It’s all a bit perplexing, this one. In 1964, a pre-Hollywood Bruce Lee was in San Francisco teaching kung fu to white people (exclusively), apparently rankling fellow teacher Wong Jack Man, whom Lee had been shooting his mouth off about. WJM challenged Lee to a fight – if Lee lost, he’d have to close his school. Their subsequent scrap quickly became the stuff of legend.
Screenwriting partnership Christopher Wilkinson and Stephen J Rivele (‘Nixon’, ‘Ali’, ‘Miles Ahead’) understandably thought this would make for the bones of a good film, and their script landed with George Nolfi, who directed Matt Damon’s creditable 2011 thriller ‘The Adjustment Bureau’. Nolfi was then given a hefty $31m to make this, but… oh dear.
The writers have good biopic pedigree, but here they’ve squandered the source material – a meaty, philosophical, dynamic rivalry – with a right load of guff. Their decision to give us an entry point with a fictional kung fu student is a mysterious one: Steve McKee (Billy Magnussen) is a risible character, as is his subplot, involving a half-baked romance and some cartoon gangsters. ‘Birth of the Dragon’ feels like it was made by 12-year-olds raised on schlock – it looks like ‘Double Dragon’ and plays like an episode of ‘The Equaliser’. Wong Jack Man’s (Xia Yu) wisdom is Mr Miyagi for pre-schoolers, while this iteration of Lee (Philip Ng) is a cocky, charisma-free douchebag, giving us little sense of his brilliance and magnetism. Meanwhile, there are some suspiciously super-powered moves which have no business being here.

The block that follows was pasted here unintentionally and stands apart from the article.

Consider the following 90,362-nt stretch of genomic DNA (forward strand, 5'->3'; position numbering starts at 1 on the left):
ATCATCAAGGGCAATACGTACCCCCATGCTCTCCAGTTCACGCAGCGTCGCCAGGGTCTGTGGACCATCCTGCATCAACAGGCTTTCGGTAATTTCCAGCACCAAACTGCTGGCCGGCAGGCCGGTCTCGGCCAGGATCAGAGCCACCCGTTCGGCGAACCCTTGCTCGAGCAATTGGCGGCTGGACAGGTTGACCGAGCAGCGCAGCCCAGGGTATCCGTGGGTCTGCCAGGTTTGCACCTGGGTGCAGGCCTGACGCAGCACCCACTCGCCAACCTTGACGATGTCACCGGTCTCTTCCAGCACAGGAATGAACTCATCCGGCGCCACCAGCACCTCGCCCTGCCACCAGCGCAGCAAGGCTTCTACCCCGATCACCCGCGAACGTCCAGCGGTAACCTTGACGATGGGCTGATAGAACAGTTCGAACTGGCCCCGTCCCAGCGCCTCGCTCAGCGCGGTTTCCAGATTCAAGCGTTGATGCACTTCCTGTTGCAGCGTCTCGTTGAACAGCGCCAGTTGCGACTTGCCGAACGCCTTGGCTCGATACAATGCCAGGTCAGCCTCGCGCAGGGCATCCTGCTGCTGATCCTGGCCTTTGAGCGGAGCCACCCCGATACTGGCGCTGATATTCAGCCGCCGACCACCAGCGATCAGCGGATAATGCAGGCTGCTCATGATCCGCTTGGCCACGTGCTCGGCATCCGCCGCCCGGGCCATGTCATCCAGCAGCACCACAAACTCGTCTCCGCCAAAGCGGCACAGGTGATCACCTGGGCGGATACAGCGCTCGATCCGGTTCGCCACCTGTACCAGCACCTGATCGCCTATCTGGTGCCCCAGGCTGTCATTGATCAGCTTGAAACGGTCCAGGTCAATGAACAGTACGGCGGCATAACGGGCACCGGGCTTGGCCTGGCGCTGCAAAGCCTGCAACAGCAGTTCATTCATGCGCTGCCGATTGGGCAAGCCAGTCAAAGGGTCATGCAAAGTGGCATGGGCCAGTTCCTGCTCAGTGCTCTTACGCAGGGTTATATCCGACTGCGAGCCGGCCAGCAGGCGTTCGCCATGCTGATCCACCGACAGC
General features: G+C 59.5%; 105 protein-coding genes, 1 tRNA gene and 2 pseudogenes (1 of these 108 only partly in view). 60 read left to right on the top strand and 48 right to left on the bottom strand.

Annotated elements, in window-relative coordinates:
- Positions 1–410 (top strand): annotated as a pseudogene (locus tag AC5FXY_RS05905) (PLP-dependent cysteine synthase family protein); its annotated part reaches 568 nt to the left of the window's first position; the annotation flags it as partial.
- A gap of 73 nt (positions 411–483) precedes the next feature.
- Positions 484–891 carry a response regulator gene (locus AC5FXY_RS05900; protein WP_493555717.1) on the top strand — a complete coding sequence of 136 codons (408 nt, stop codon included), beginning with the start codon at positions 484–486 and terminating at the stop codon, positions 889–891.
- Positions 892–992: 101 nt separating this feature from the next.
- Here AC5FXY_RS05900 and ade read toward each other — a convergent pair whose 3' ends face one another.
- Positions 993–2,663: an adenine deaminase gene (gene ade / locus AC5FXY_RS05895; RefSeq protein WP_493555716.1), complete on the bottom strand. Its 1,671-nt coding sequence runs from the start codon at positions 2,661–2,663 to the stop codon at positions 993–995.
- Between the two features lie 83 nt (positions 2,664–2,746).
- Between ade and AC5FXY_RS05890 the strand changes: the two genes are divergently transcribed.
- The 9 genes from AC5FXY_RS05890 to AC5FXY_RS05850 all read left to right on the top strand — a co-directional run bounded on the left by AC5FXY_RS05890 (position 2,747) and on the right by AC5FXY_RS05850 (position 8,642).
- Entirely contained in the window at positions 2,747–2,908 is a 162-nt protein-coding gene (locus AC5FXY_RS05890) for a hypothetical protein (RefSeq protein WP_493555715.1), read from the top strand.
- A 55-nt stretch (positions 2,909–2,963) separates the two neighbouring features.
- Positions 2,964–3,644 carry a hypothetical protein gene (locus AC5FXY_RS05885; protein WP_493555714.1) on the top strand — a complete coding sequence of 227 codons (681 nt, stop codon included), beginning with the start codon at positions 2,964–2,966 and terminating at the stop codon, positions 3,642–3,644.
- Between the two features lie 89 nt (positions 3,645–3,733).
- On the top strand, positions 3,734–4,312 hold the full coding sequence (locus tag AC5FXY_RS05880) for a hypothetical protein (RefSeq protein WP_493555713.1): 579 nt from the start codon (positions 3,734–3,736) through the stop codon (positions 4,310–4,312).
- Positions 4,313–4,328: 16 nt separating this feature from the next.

There is a chance you could surrender to it and just enjoy the cheese, but it’s pretty bad cheese – by the time it finishes it has all but given up. In attempting to homage Lee’s Hollywood films it just comes off like the Fake Purse Ninjas from ‘Bowfinger’. File under ‘What?’